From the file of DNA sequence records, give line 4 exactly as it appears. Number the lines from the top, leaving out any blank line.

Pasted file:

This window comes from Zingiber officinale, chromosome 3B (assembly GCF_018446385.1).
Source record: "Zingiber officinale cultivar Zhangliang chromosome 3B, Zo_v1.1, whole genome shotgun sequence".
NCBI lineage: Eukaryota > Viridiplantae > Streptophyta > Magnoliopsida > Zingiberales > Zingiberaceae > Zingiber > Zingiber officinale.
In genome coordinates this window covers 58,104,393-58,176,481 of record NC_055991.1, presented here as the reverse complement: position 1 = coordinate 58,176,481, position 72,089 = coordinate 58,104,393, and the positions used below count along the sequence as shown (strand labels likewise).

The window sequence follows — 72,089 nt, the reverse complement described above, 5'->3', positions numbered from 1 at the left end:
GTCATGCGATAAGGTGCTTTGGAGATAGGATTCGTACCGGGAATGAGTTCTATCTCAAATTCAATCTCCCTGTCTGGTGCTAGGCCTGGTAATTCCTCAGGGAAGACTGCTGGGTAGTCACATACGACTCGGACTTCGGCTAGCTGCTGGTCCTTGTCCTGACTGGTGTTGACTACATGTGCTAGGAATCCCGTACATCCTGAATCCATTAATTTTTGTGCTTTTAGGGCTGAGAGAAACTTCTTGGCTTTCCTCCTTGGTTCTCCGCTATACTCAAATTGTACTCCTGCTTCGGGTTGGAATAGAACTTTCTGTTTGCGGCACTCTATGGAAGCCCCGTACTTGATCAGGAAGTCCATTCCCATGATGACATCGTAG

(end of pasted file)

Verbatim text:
In genome coordinates this window covers 58,104,393-58,176,481 of record NC_055991.1, presented here as the reverse complement: position 1 = coordinate 58,176,481, position 72,089 = coordinate 58,104,393, and the positions used below count along the sequence as shown (strand labels likewise).